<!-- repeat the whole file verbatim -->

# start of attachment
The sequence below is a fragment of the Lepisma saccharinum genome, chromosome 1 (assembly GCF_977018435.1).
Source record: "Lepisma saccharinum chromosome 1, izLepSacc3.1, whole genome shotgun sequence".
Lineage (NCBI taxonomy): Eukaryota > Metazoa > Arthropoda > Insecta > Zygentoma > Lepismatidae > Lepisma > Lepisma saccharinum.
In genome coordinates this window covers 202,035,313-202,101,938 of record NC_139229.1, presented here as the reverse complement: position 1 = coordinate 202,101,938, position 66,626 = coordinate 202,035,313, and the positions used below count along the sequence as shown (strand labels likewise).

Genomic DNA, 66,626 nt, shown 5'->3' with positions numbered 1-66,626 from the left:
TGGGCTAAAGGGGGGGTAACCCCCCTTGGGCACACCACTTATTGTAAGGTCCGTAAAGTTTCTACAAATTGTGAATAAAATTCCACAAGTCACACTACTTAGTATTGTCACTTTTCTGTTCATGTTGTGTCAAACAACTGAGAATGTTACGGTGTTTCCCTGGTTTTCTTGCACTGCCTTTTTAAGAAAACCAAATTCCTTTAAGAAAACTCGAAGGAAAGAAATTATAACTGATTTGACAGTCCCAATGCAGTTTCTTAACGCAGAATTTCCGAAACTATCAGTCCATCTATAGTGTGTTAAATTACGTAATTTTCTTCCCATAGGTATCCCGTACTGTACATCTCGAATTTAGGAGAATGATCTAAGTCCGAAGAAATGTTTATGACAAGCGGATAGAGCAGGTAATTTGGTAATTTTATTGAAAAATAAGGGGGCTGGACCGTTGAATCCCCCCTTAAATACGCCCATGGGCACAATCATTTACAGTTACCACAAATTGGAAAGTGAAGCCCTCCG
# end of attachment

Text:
The sequence below is a fragment of the Lepisma saccharinum genome, chromosome 1 (assembly GCF_977018435.1).
Source record: "Lepisma saccharinum chromosome 1, izLepSacc3.1, whole genome shotgun sequence".
Lineage (NCBI taxonomy): Eukaryota > Metazoa > Arthropoda > Insecta > Zygentoma > Lepismatidae > Lepisma > Lepisma saccharinum.
In genome coordinates this window covers 202,035,313-202,101,938 of record NC_139229.1, presented here as the reverse complement: position 1 = coordinate 202,101,938, position 66,626 = coordinate 202,035,313, and the positions used below count along the sequence as shown (strand labels likewise).

Genomic DNA, 66,626 nt, shown 5'->3' with positions numbered 1-66,626 from the left:
TGGGCTAAAGGGGGGGTAACCCCCCTTGGGCACACCACTTATTGTAAGGTCCGTAAAGTTTCTACAAATTGTGAATAAAATTCCACAAGTCACACTACTTAGTATTGTCACTTTTCTGTTCATGTTGTGTCAAACAACTGAGAATGTTACGGTGTTTCCCTGGTTTTCTTGCACTGCCTTTTTAAGAAAACCAAATTCCTTTAAGAAAACTCGAAGGAAAGAAATTATAACTGATTTGACAGTCCCAATGCAGTTTCTTAACGCAGAATTTCCGAAACTATCAGTCCATCTATAGTGTGTTAAATTACGTAATTTTCTTCCCATAGGTATCCCGTACTGTACATCTCGAATTTAGGAGAATGATCTAAGTCCGAAGAAATGTTTATGACAAGCGGATAGAGCAGGTAATTTGGTAATTTTATTGAAAAATAAGGGGGCTGGACCGTTGAATCCCCCCTTAAATACGCCCATGGGCACAATCATTTACAGTTACCACAAATTGGAAAGTGAAGCCCTCCG